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Home for the Playoffs: Your Definitive Phillies-Centric Guide to 2014 Playoff Fandom

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The Phillies will be at home watching the playoffs for the third year in a row, but that doesn't mean us Phillies fans can't take a rooting interest in the next month of baseball.

Ronald Martinez

Well, here we are for the third year in a row without obvious rooting interests for the playoffs. That's right, folks, the Phillies are absent from the playoffs yet again despite carrying the 3rd highest payroll in baseball and employing two former MVPs and a Cy Young winner. The saying is that time heals all wounds, but, in the case of baseball players, we are seeing that it more often creates new ones and diminished ability.

Even though the Phillies will not be participating, the MLB Playoffs are still scheduled to occur, beginning with the A.L. Wild Card game between the Royals and Athletics tonight. These things, i.e. playoff tournaments, are always more fun when one engages with them with an emotional stake in their outcome. It is high time that we, Phillies fans, invest our emotions in the success of some other team for the next month.

So, which team will it be? Your choice will play non-trivial role in determining your happiness over the next two days to one month, so it is imperative that you choose wisely. Luckily for you, I have, below, identified reasons you might want to cheer for a team and matched them with real life 2014 playoff teams. All you have to do is pick the cause you want to get behind, and devote yourself to the team that represents it.

I want fun former-Phillies to cheer for!

Look no further than all the way across the country. While they might not have the most former Phillies under their employ, a distinction that as best as I can tell belongs to the Nationals, the Oakland Athletics have the most fun former Phillies. Sure, the Pirates' Vance Worley has the best appearance, the Orioles have Delmon Young, and the Royals' Raul Ibanez looks like Voldemort, but just listen to this interview with Brandon Moss. We can debate whether there was a place for him in Philadelphia, but there is no debating how cool that interview is. He's so refreshingly honest about his strengths and limitations as a player, which is something one rarely gets out of a professional athlete. Also, he hates batting average.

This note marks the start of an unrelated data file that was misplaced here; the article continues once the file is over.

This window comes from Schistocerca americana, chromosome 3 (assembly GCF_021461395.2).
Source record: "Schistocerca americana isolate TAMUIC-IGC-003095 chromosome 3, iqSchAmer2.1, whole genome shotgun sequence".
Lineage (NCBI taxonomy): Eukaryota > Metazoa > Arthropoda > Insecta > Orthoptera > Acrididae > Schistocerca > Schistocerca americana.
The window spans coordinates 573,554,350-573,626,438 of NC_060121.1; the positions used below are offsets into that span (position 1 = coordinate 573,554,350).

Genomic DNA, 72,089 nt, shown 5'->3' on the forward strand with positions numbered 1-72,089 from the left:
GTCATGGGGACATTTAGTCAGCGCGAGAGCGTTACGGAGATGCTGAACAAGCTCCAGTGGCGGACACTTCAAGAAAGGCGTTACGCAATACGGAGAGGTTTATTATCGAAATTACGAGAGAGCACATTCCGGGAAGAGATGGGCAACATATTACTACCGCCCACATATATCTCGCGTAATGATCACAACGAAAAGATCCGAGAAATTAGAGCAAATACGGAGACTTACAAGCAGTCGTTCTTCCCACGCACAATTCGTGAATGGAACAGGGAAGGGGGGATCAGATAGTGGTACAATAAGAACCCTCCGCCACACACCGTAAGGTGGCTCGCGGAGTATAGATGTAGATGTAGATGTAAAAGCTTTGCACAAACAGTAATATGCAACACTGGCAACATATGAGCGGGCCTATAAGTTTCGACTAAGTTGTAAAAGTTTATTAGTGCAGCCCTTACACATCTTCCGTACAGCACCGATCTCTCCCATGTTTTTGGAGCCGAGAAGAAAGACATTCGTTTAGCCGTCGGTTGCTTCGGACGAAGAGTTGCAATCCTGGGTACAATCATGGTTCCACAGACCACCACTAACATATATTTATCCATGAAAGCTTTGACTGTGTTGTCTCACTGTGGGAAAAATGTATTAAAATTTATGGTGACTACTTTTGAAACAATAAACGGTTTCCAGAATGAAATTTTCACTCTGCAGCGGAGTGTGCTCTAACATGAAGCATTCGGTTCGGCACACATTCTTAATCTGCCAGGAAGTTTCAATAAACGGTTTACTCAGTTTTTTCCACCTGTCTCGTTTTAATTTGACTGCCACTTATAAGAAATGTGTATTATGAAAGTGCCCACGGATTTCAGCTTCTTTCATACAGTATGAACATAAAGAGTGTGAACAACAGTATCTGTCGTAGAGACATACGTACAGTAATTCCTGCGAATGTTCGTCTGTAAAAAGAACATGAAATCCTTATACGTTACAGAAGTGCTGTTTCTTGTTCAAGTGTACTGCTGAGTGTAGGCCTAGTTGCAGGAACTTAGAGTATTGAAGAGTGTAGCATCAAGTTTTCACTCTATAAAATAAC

They also have Nick Punto, who played for the Phillies centuries ago, it seems.

Jimmy Rollins Got It Right, I'm a Front Runner. Give me the Winner!

There are a couple of contenders for this title, but if you held a gun to my head--please don't I'm telling you my answer anyway--I'd pick the Nationals as the most likely to win it all. They'll have a difficult time picking a playoff rotation because they have 5 deserving pitchers, including two of the best in the game in Stephen Strasburg and Jordan Zimmerman. Add a lineup featuring Jayson Werth, Bryce Harper, Anthony Rendon, Denard Span, and Ian Desmond to what is probably the deepest rotation in the playoffs, and it's difficult to find a true weakness with this team. You might not feel totally comfortable rooting for a division rival to win it all, but if you're a true front-runner, you'll overcome that discomfort after a couple of wins.

As Part of My Over-Played Philly Blue-Collar Chip-On-My-Shoulder Personality, I want the Grittiest Underdog

You have two strong choices here--the Royals and the Orioles. The Royals, on paper, don't seem to have that great of a team. Their outfield is relatively light on offense, but astoundingly awesome defensively. Alex Gordon got some controversial MVP buzz this season because of the gaudy values advanced defensive metrics placed on his defense. Their lineup is populated by Sal Perez and a bunch of underachieving former top prospects in Eric Hosmer, Billy Butler, and Mike Moustakas. Their pitching staff his fronted by James Shields, who's solidly above average, but it's filled out with some unknown quantities in Danny Duffy and Yordano Ventura. They might have to start Jason Vargas if they make it out of the Wild Card, which is tantamount to starting Kyle Kendrick in the playoffs. You can't realistically pick this team to do anything in the playoffs, making them an ideal blue-collar pick.

Ultimately, however, I would go with the Orioles with this spot if for no other reason than that they are guaranteed to play more than one game. Despite injuries to catcher Matt Weiters and phenom Manny Machado, the underperformance and subsequent suspension of Chris Davis, and a pitching staff featuring only one above average pitcher, based on FIP, in rookie Kevin Gausman, they managed to win the AL East with 96 wins. Delmon Young also plays a lot. I don't know how this team is any good. Lack of actual talent + narratives of overcoming adversity = ideal blue-collar pick.

I want to live in the moment and have the most fun watching games